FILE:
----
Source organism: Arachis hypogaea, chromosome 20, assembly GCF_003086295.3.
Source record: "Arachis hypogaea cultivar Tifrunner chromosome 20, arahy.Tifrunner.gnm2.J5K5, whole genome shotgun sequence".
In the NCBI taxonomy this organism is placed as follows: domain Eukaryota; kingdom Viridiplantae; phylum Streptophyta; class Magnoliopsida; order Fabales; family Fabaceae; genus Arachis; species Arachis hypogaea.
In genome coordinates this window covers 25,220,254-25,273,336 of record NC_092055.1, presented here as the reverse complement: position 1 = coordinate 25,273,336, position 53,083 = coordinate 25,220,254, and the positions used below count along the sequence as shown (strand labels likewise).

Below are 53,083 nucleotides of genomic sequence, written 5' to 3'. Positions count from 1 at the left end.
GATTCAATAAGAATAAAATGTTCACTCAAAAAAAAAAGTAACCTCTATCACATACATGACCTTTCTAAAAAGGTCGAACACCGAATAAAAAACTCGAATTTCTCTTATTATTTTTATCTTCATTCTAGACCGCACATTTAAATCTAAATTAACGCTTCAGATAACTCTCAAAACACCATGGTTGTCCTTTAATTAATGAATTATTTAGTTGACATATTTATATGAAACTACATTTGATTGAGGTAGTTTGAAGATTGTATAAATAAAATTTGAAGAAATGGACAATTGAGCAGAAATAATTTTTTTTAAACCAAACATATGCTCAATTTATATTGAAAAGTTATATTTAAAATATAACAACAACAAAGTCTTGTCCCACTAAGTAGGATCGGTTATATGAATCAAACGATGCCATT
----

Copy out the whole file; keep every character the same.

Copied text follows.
Source organism: Arachis hypogaea, chromosome 20, assembly GCF_003086295.3.
Source record: "Arachis hypogaea cultivar Tifrunner chromosome 20, arahy.Tifrunner.gnm2.J5K5, whole genome shotgun sequence".
In the NCBI taxonomy this organism is placed as follows: domain Eukaryota; kingdom Viridiplantae; phylum Streptophyta; class Magnoliopsida; order Fabales; family Fabaceae; genus Arachis; species Arachis hypogaea.
In genome coordinates this window covers 25,220,254-25,273,336 of record NC_092055.1, presented here as the reverse complement: position 1 = coordinate 25,273,336, position 53,083 = coordinate 25,220,254, and the positions used below count along the sequence as shown (strand labels likewise).

Below are 53,083 nucleotides of genomic sequence, written 5' to 3'. Positions count from 1 at the left end.
GATTCAATAAGAATAAAATGTTCACTCAAAAAAAAAAGTAACCTCTATCACATACATGACCTTTCTAAAAAGGTCGAACACCGAATAAAAAACTCGAATTTCTCTTATTATTTTTATCTTCATTCTAGACCGCACATTTAAATCTAAATTAACGCTTCAGATAACTCTCAAAACACCATGGTTGTCCTTTAATTAATGAATTATTTAGTTGACATATTTATATGAAACTACATTTGATTGAGGTAGTTTGAAGATTGTATAAATAAAATTTGAAGAAATGGACAATTGAGCAGAAATAATTTTTTTTAAACCAAACATATGCTCAATTTATATTGAAAAGTTATATTTAAAATATAACAACAACAAAGTCTTGTCCCACTAAGTAGGATCGGTTATATGAATCAAACGATGCCATT